A 2015 study reported on 495 pregnancies exposed to TNF-alpha inhibitors, with 111 exposed to etanercept. They found a small increased chance of birth defects and preterm delivery when looking at all of the TNF-alpha inhibitor medications. However, this study did not compare pregnancy outcomes to women who had similar medical conditions but were not taking TNF-alpha inhibitors. Therefore, this study cannot determine if the problems reported were due to the medications or the diseases being treated.

In summary, most studies looking at etanercept use during pregnancy have not shown an increased chance for a pattern of birth defects. It is also reassuring that a large amount of etanercept is not thought to reach the pregnancy during the first trimester. However, results from more studies are needed before we can be certain of the effects of etanercept on a pregnancy.

Can taking etanercept during my pregnancy cause pregnancy complications such as preterm delivery?

One study found that women who had rheumatoid arthritis and were taking etanercept during pregnancy were more likely to deliver before 37 weeks of pregnancy (premature) and have babies with lower birth weight than women who were not taking etanercept and did not have rheumatoid arthritis. This study also found that these risks were increased for women with rheumatoid arthritis who did not take a TNF inhibitor during pregnancy. So, it may be that the autoimmune condition itself or
use of another medication besides etanercept increased the chance for having a premature or low birth weight baby rather than use of etanercept specifically.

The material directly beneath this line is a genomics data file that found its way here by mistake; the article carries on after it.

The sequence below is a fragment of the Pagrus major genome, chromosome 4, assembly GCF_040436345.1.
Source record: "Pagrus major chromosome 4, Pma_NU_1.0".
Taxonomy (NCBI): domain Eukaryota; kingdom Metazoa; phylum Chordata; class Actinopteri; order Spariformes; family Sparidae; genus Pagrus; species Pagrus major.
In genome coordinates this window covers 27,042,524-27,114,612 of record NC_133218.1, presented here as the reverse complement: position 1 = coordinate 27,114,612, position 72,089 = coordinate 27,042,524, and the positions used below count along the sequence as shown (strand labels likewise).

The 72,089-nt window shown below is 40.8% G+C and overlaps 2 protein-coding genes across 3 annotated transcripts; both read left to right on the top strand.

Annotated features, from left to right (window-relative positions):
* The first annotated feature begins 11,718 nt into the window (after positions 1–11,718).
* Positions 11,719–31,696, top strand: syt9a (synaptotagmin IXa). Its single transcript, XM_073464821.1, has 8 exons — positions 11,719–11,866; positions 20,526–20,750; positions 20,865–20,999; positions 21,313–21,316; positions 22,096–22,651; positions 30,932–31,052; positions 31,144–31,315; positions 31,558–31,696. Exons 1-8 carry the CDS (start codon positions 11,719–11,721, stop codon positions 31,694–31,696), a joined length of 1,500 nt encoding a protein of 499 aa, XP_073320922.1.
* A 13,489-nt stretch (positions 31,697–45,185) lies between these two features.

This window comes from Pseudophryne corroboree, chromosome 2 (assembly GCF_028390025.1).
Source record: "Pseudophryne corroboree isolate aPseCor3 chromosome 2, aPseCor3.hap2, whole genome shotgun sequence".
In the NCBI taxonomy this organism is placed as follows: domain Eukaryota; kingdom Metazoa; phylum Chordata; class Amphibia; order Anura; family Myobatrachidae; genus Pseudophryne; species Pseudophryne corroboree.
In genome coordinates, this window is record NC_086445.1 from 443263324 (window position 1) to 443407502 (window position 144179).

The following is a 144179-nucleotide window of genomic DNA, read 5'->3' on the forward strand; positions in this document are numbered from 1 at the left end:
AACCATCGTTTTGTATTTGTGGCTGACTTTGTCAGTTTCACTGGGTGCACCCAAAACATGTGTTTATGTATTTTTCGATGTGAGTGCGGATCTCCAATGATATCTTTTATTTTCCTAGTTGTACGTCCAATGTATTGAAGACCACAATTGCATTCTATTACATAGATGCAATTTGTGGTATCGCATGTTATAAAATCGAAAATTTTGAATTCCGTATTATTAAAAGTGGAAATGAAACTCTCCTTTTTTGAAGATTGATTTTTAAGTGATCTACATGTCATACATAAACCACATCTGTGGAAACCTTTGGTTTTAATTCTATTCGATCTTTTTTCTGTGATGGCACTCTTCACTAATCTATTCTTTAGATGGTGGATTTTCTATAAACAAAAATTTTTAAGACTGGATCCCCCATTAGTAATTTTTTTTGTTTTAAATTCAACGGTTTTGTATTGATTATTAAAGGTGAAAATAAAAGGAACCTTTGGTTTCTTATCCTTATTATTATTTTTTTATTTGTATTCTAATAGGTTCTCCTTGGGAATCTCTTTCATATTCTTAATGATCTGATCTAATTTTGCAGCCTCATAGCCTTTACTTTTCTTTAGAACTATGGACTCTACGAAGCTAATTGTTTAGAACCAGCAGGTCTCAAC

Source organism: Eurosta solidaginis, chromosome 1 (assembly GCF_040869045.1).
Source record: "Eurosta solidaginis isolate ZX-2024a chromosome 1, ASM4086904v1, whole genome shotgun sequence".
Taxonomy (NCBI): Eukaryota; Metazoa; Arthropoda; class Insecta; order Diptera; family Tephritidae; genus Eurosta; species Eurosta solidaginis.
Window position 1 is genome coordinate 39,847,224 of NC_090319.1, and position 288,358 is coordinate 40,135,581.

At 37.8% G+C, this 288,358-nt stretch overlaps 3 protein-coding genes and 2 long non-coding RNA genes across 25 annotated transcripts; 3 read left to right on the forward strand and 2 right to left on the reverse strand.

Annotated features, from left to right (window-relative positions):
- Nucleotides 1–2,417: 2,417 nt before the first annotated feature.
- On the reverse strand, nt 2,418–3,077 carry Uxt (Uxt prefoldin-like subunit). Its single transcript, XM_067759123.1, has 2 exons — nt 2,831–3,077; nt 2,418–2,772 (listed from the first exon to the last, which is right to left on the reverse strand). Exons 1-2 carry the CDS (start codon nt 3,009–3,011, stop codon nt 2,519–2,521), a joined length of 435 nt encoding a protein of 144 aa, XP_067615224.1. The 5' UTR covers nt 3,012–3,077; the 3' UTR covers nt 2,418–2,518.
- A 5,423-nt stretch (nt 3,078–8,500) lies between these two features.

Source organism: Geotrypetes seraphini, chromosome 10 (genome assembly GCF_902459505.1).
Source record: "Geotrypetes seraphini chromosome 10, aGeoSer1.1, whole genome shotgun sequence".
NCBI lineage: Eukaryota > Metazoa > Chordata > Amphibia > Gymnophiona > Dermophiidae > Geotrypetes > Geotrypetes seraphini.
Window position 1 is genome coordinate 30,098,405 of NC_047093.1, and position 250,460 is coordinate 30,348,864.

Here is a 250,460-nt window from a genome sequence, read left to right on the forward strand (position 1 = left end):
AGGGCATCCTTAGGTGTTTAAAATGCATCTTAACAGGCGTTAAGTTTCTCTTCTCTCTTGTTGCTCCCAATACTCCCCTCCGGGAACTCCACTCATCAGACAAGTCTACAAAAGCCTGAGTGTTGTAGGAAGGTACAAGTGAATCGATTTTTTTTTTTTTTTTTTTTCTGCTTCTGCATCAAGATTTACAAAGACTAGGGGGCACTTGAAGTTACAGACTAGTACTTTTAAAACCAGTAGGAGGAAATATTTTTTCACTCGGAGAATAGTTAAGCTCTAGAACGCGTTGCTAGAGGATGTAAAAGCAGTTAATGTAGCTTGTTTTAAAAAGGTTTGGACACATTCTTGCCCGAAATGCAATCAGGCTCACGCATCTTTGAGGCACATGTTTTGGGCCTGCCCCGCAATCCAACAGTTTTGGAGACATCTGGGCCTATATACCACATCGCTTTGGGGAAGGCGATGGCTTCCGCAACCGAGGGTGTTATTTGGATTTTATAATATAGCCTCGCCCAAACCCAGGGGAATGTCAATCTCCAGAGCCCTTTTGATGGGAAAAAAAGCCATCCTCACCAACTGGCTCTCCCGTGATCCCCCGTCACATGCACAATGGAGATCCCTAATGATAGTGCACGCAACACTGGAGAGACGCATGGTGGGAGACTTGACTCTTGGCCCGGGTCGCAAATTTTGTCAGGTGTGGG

Can I take etanercept in the third trimester?

Because etanercept is a large protein, recent information suggests that a significant amount of the medication is not able to cross the placenta and reach the developing baby until the second trimester. The placenta is a temporary organ that develops during pregnancy and works as the blood connection between you and your baby. As the pregnancy continues, more of the medication is able to cross the placenta.

Although more etanercept may cross the placenta during the third trimester than in the first trimester, there have not been any reports that have shown increased risks to the baby when a mom takes etanercept in the third trimester. At this time, there is very limited information looking at the use of etanercept in the third trimester. There are also no official recommendations regarding third trimester use. The decision to use etanercept in the later part of pregnancy should be made with your health care provider and may be based on your condition and the severity of your symptoms.

Can my baby receive live vaccines before one year of age if I take etanercept later in pregnancy?